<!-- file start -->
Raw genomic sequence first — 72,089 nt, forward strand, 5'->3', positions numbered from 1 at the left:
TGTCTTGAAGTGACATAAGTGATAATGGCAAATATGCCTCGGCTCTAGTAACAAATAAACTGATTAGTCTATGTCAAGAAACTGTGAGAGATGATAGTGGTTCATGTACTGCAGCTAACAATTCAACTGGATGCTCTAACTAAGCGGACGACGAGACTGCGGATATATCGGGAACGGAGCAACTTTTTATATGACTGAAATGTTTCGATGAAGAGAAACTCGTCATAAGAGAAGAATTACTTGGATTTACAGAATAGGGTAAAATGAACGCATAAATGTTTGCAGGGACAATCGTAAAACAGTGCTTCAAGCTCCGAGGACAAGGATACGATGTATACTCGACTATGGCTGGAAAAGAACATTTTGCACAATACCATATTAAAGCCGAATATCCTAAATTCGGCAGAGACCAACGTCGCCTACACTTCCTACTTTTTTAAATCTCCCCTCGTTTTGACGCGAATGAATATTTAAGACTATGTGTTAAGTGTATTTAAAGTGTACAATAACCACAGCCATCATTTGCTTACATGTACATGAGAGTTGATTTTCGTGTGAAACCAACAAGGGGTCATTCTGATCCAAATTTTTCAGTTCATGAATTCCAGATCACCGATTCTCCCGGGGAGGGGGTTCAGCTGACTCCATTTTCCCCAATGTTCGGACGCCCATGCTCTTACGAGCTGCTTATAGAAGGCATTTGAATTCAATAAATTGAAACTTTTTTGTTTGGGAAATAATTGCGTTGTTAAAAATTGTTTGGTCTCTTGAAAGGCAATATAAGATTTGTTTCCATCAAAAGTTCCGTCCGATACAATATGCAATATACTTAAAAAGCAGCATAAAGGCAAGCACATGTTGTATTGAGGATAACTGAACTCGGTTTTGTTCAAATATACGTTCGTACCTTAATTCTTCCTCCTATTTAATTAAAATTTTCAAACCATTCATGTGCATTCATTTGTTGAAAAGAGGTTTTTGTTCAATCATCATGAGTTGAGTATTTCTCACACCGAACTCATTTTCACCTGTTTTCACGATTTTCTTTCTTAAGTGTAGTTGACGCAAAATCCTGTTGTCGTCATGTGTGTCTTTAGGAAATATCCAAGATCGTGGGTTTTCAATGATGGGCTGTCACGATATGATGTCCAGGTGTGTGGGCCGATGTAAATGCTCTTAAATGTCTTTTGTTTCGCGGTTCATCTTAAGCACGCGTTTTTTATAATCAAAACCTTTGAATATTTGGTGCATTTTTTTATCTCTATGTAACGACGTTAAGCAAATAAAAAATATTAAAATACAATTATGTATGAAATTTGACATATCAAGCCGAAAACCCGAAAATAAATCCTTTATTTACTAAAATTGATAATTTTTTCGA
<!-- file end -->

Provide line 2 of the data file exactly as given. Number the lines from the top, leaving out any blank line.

TGTCTTGAAGTGACATAAGTGATAATGGCAAATATGCCTCGGCTCTAGTAACAAATAAACTGATTAGTCTATGTCAAGAAACTGTGAGAGATGATAGTGGTTCATGTACTGCAGCTAACAATTCAACTGGATGCTCTAACTAAGCGGACGACGAGACTGCGGATATATCGGGAACGGAGCAACTTTTTATATGACTGAAATGTTTCGATGAAGAGAAACTCGTCATAAGAGAAGAATTACTTGGATTTACAGAATAGGGTAAAATGAACGCATAAATGTTTGCAGGGACAATCGTAAAACAGTGCTTCAAGCTCCGAGGACAAGGATACGATGTATACTCGACTATGGCTGGAAAAGAACATTTTGCACAATACCATATTAAAGCCGAATATCCTAAATTCGGCAGAGACCAACGTCGCCTACACTTCCTACTTTTTTAAATCTCCCCTCGTTTTGACGCGAATGAATATTTAAGACTATGTGTTAAGTGTATTTAAAGTGTACAATAACCACAGCCATCATTTGCTTACATGTACATGAGAGTTGATTTTCGTGTGAAACCAACAAGGGGTCATTCTGATCCAAATTTTTCAGTTCATGAATTCCAGATCACCGATTCTCCCGGGGAGGGGGTTCAGCTGACTCCATTTTCCCCAATGTTCGGACGCCCATGCTCTTACGAGCTGCTTATAGAAGGCATTTGAATTCAATAAATTGAAACTTTTTTGTTTGGGAAATAATTGCGTTGTTAAAAATTGTTTGGTCTCTTGAAAGGCAATATAAGATTTGTTTCCATCAAAAGTTCCGTCCGATACAATATGCAATATACTTAAAAAGCAGCATAAAGGCAAGCACATGTTGTATTGAGGATAACTGAACTCGGTTTTGTTCAAATATACGTTCGTACCTTAATTCTTCCTCCTATTTAATTAAAATTTTCAAACCATTCATGTGCATTCATTTGTTGAAAAGAGGTTTTTGTTCAATCATCATGAGTTGAGTATTTCTCACACCGAACTCATTTTCACCTGTTTTCACGATTTTCTTTCTTAAGTGTAGTTGACGCAAAATCCTGTTGTCGTCATGTGTGTCTTTAGGAAATATCCAAGATCGTGGGTTTTCAATGATGGGCTGTCACGATATGATGTCCAGGTGTGTGGGCCGATGTAAATGCTCTTAAATGTCTTTTGTTTCGCGGTTCATCTTAAGCACGCGTTTTTTATAATCAAAACCTTTGAATATTTGGTGCATTTTTTTATCTCTATGTAACGACGTTAAGCAAATAAAAAATATTAAAATACAATTATGTATGAAATTTGACATATCAAGCCGAAAACCCGAAAATAAATCCTTTATTTACTAAAATTGATAATTTTTTCGA